And the result becomes clear when you return.

When you return back to your old surroundings, you return to an environment that you created from your previous level of thinking. Your old environment was a product of the person you were before you ventured out to travel, so when you look at your old environment (your office, living situation, relationships, etc.) you’re really seeing an old reflection of yourself. Yet this new you, this post-adventure you, sees your old challenges in a completely new light, and they probably don’t seem nearly as weighty or intimidating as before.

If you’ve stretched yourself at all while travelling, you will feel a shift; and the more you’ve stretched yourself and challenged your assumptions about life itself, the more pronounced your shift in perspective will be.

How to best harness this New Power

However, if you’re not careful, you can lose most of your gains because your environment will support or hinder your overall sense of power. You want to hold onto this newfound strength, right? If you do, you’d be wise to harness this newfound strength now to upgrade your life to support this new sense of perspective you now have. Best to do it now, because it’ll be much more challenging later.

What are some things you should think about doing?

To harness your new power after any consciousness expansion (including, but not limited to travel), I highly recommend you:

  1. Form a Fresh Vision
    • Write a few sentences about where you’d like different areas of you life to be a year from now. (Cover health, relationships, social, career, and finances.) Where would you like them to be a year from now?
  2. Upgrade your Workspace
    • Take some time to reconsider how you’ve designed your workspace because your environment is critical to supporting the habits that will shape you into the person you’ll become. My article “How to Improve your Workspace in 7 Steps” will help you reevaluate and refresh your workspace so it’s truly supportive to who you are.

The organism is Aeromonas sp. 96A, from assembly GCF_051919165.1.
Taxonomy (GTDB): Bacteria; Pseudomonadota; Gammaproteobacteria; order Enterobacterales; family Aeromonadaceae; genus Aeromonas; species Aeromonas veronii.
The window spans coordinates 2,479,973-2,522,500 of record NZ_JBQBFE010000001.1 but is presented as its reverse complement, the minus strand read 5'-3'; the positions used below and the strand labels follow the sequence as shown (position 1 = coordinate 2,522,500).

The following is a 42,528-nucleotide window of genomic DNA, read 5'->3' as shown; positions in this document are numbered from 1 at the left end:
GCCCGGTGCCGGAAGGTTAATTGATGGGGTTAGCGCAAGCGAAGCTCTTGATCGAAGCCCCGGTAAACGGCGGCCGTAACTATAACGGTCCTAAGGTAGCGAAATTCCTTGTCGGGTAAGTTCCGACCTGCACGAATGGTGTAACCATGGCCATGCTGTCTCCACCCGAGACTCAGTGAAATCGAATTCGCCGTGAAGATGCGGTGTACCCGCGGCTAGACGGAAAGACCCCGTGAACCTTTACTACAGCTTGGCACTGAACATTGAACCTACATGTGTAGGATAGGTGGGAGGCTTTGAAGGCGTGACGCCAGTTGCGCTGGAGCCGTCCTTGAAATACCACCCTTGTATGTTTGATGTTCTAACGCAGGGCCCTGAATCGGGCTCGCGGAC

3. Take ACTION!
    • Are there any tasks you’ve been meaning to do for weeks but let go for an extended period, certain that you’d “get to them later”? You are strong now. Whether it was short trip or a longer quest, you have just returned from travelling and that makes you wiser than you were before. Take decisive action now while you’re still hot.

Conclusion

Always remember, with each new adventure comes a new opportunity to stretch yourself and expand your awareness. I’ve found that keeping a journal helps me see these changes in myself, and if you take action soon after you return from an adventure, you can better lock-in those gains made from travelling. In the process, you increase the rate at which you’re able to evolve and grow as a piece of this incredible planet we call our home. It’s begging to be explored, so even after you’ve expanded your consciousness many times, never forget that there are always new ways to grow and new ways to expand your awareness through travel.

Travel is one of the most profound ways to grow, so if you want to continue to grow and increase your power and awareness, never stop travelling. Its rewards compound over a lifetime.